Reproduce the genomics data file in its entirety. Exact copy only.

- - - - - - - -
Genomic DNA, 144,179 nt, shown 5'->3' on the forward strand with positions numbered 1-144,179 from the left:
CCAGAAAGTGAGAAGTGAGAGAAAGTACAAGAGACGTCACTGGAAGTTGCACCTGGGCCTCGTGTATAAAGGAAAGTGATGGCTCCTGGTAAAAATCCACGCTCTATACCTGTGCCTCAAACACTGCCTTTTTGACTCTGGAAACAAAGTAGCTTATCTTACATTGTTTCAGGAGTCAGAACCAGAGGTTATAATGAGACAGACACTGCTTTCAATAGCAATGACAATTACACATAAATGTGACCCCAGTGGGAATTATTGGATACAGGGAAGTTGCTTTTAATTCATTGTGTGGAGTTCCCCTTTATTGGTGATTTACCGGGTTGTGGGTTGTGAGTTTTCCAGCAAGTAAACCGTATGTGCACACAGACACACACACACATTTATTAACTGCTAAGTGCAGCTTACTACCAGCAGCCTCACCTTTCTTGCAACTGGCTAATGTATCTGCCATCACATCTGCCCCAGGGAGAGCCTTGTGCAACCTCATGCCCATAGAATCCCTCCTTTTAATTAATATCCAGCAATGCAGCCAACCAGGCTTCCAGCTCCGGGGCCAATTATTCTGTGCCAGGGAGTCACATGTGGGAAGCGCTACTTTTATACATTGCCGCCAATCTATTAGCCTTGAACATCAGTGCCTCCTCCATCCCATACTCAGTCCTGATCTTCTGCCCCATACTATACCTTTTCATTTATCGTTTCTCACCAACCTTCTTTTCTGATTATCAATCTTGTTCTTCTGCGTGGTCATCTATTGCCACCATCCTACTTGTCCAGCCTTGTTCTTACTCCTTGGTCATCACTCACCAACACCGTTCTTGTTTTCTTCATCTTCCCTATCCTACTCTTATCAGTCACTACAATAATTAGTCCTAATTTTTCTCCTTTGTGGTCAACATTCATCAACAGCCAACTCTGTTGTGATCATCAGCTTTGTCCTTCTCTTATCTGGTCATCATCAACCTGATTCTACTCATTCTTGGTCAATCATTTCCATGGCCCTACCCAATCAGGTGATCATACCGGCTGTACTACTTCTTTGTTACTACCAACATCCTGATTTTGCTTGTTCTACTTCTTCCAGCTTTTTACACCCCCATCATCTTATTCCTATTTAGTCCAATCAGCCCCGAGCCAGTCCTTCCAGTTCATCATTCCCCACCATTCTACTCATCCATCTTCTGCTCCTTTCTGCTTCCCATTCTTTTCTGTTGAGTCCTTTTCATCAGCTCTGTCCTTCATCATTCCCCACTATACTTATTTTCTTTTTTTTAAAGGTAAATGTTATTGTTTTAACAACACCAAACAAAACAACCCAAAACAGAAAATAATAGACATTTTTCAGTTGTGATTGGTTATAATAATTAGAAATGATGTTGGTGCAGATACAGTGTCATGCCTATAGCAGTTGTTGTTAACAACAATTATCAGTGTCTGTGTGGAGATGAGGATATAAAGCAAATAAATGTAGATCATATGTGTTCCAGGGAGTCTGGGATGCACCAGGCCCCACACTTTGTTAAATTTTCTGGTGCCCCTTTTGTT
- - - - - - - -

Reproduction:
Genomic DNA, 144,179 nt, shown 5'->3' on the forward strand with positions numbered 1-144,179 from the left:
CCAGAAAGTGAGAAGTGAGAGAAAGTACAAGAGACGTCACTGGAAGTTGCACCTGGGCCTCGTGTATAAAGGAAAGTGATGGCTCCTGGTAAAAATCCACGCTCTATACCTGTGCCTCAAACACTGCCTTTTTGACTCTGGAAACAAAGTAGCTTATCTTACATTGTTTCAGGAGTCAGAACCAGAGGTTATAATGAGACAGACACTGCTTTCAATAGCAATGACAATTACACATAAATGTGACCCCAGTGGGAATTATTGGATACAGGGAAGTTGCTTTTAATTCATTGTGTGGAGTTCCCCTTTATTGGTGATTTACCGGGTTGTGGGTTGTGAGTTTTCCAGCAAGTAAACCGTATGTGCACACAGACACACACACACATTTATTAACTGCTAAGTGCAGCTTACTACCAGCAGCCTCACCTTTCTTGCAACTGGCTAATGTATCTGCCATCACATCTGCCCCAGGGAGAGCCTTGTGCAACCTCATGCCCATAGAATCCCTCCTTTTAATTAATATCCAGCAATGCAGCCAACCAGGCTTCCAGCTCCGGGGCCAATTATTCTGTGCCAGGGAGTCACATGTGGGAAGCGCTACTTTTATACATTGCCGCCAATCTATTAGCCTTGAACATCAGTGCCTCCTCCATCCCATACTCAGTCCTGATCTTCTGCCCCATACTATACCTTTTCATTTATCGTTTCTCACCAACCTTCTTTTCTGATTATCAATCTTGTTCTTCTGCGTGGTCATCTATTGCCACCATCCTACTTGTCCAGCCTTGTTCTTACTCCTTGGTCATCACTCACCAACACCGTTCTTGTTTTCTTCATCTTCCCTATCCTACTCTTATCAGTCACTACAATAATTAGTCCTAATTTTTCTCCTTTGTGGTCAACATTCATCAACAGCCAACTCTGTTGTGATCATCAGCTTTGTCCTTCTCTTATCTGGTCATCATCAACCTGATTCTACTCATTCTTGGTCAATCATTTCCATGGCCCTACCCAATCAGGTGATCATACCGGCTGTACTACTTCTTTGTTACTACCAACATCCTGATTTTGCTTGTTCTACTTCTTCCAGCTTTTTACACCCCCATCATCTTATTCCTATTTAGTCCAATCAGCCCCGAGCCAGTCCTTCCAGTTCATCATTCCCCACCATTCTACTCATCCATCTTCTGCTCCTTTCTGCTTCCCATTCTTTTCTGTTGAGTCCTTTTCATCAGCTCTGTCCTTCATCATTCCCCACTATACTTATTTTCTTTTTTTTAAAGGTAAATGTTATTGTTTTAACAACACCAAACAAAACAACCCAAAACAGAAAATAATAGACATTTTTCAGTTGTGATTGGTTATAATAATTAGAAATGATGTTGGTGCAGATACAGTGTCATGCCTATAGCAGTTGTTGTTAACAACAATTATCAGTGTCTGTGTGGAGATGAGGATATAAAGCAAATAAATGTAGATCATATGTGTTCCAGGGAGTCTGGGATGCACCAGGCCCCACACTTTGTTAAATTTTCTGGTGCCCCTTTTGTT